Germany join Norway in making Qatar World Cup ‘human rights’ statement

Germany began their World Cup qualifying campaign with a dominant 3-0 win over Iceland after making a human rights statement before the match.

Germany Football team

Germany cruised to a 3-0 win over Iceland on Thursday to get their 2022 World Cup qualifying campaign off to a winning start. This was the second most talking point of the match after their players staged a pre-match, DIY demonstration for human rights.

The Germans lined up before kick-off wearing black T-shirts with white hand-painted lettering that spelled out “HUMAN RIGHTS”. Germany became the second European team to stage a human rights protest after Norway players wore shirts protesting about human rights in Qatar in their match against Gibraltar.

A section of the Norway FA have called for boycotting the World Cup due to ‘human rights’ issues

UK daily newspaper The Guardian recently claimed that more than 6,500 workers have died on stadium construction sites since the World Cup was awarded to Qatar in 2010. In Germany, a poll by magazine Spiegel says two thirds of those asked were in favour of boycotting Qatar 2022.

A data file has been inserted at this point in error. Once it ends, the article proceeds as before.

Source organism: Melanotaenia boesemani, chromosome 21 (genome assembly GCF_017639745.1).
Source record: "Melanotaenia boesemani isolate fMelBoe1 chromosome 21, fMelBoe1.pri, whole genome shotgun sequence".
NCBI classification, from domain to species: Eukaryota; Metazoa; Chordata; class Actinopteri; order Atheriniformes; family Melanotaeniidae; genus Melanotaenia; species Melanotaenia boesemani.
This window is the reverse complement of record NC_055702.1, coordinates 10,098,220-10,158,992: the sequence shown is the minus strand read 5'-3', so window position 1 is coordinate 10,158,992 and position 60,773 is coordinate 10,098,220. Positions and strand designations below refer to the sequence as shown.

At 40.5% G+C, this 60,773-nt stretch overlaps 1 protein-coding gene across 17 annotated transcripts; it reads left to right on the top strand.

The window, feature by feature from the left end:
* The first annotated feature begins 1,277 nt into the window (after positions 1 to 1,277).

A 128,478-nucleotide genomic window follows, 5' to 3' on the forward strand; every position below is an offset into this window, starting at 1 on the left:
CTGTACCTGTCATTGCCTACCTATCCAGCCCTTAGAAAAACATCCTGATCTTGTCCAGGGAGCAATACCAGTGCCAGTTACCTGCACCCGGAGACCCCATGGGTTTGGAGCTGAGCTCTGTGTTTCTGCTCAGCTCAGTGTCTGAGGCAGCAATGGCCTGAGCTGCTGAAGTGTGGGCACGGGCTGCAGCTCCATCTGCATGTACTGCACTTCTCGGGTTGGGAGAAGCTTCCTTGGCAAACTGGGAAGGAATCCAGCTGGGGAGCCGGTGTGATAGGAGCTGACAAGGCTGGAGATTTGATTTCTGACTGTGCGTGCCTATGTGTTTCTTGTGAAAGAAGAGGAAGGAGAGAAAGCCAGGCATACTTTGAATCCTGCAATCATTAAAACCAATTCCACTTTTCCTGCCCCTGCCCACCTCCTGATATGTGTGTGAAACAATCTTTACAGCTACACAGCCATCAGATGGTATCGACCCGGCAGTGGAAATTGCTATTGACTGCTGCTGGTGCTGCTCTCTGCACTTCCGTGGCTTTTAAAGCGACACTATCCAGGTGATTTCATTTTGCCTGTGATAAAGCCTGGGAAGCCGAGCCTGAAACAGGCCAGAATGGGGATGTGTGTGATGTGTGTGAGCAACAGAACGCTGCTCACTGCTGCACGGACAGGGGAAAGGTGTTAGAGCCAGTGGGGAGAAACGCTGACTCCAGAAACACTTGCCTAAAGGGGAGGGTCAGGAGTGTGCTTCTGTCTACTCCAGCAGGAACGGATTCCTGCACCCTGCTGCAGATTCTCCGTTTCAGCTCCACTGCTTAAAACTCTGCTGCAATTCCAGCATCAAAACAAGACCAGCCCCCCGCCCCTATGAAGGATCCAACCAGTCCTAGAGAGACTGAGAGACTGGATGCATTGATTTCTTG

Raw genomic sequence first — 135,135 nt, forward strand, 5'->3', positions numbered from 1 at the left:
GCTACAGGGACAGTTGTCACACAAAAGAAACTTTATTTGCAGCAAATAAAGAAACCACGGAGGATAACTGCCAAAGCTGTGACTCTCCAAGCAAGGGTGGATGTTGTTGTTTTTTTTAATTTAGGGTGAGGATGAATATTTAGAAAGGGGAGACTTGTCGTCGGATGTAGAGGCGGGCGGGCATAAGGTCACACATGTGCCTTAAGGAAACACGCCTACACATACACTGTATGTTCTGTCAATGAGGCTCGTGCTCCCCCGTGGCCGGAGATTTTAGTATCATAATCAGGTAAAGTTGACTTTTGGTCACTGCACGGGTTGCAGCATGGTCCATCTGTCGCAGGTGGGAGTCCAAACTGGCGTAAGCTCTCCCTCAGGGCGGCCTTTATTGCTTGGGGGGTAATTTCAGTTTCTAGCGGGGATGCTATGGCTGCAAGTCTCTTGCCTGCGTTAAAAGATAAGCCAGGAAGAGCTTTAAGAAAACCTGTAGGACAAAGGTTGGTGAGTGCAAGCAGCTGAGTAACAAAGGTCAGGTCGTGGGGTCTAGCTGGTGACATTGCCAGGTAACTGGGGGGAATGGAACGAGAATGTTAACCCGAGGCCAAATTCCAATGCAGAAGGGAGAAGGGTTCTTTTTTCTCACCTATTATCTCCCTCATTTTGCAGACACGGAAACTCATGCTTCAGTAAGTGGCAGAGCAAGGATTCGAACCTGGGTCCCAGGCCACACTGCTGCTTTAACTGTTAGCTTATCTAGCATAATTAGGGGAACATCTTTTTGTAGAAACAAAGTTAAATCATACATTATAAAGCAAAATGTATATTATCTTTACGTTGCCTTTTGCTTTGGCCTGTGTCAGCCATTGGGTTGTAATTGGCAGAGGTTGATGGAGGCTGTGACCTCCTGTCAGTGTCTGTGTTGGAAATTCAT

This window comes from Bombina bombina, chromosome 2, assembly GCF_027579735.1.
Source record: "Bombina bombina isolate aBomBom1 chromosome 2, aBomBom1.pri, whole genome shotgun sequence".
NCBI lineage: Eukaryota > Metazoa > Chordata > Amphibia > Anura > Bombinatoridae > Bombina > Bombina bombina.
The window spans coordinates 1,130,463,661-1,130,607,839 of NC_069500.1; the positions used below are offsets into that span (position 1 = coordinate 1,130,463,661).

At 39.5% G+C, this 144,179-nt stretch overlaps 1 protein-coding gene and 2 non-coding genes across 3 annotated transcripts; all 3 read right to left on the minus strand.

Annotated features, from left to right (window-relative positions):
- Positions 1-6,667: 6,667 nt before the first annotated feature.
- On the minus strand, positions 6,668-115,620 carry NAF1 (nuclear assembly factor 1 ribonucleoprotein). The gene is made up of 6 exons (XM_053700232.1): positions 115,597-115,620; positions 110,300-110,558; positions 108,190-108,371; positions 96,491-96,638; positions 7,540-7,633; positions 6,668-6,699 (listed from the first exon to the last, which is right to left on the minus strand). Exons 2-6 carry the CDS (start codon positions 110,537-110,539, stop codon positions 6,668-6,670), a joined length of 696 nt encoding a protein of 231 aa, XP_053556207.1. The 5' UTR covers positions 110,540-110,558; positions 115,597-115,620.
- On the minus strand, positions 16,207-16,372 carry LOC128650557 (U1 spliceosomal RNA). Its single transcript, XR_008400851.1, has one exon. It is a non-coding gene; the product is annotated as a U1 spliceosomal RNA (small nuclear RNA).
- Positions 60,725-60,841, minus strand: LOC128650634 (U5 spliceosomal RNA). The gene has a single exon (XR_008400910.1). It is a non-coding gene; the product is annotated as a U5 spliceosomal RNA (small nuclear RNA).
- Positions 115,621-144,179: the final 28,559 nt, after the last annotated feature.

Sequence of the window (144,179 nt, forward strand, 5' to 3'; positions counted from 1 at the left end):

A leading German supporters group ProFans has called on the German FA to withdraw the national team from the 2022 World Cup finals. The German Football Association (DFB) has so far only said it will continue voicing concerns.

“We have the World Cup coming up and there will be discussions about it. We wanted to show we are not ignoring that,” Leon Goretzka, who scored the opener in a 3 – 0 win, told German broadcaster RTL. “We wrote the letters ourselves. We have a large reach and we can use it to set an example for the values we want to stand for. That was clear.”

“It was a sign that we stand up for all human rights in the world, no matter where, and for the values we represent,” said Germany’s head coach Joachim Loew, who “absolutely” supported his team’s gesture. “That was a good and important sign.”

FIFA have not lodged an official case against both the German and Norwegian National teams. A FIFA spokesperson said in a statement: “FIFA believes in the freedom of speech, and in the power of football as a force for good. “No disciplinary proceedings in relation to this matter will be opened by FIFA.”

Some of Norway’s top-division clubs, including Rosenborg and Tromso, have called for a boycott of the World Cup. Solbakken said ahead of the Gibraltar game, which is taking place in Malaga, Spain, that his team “can do things that the world might see” to put pressure on Qatar.

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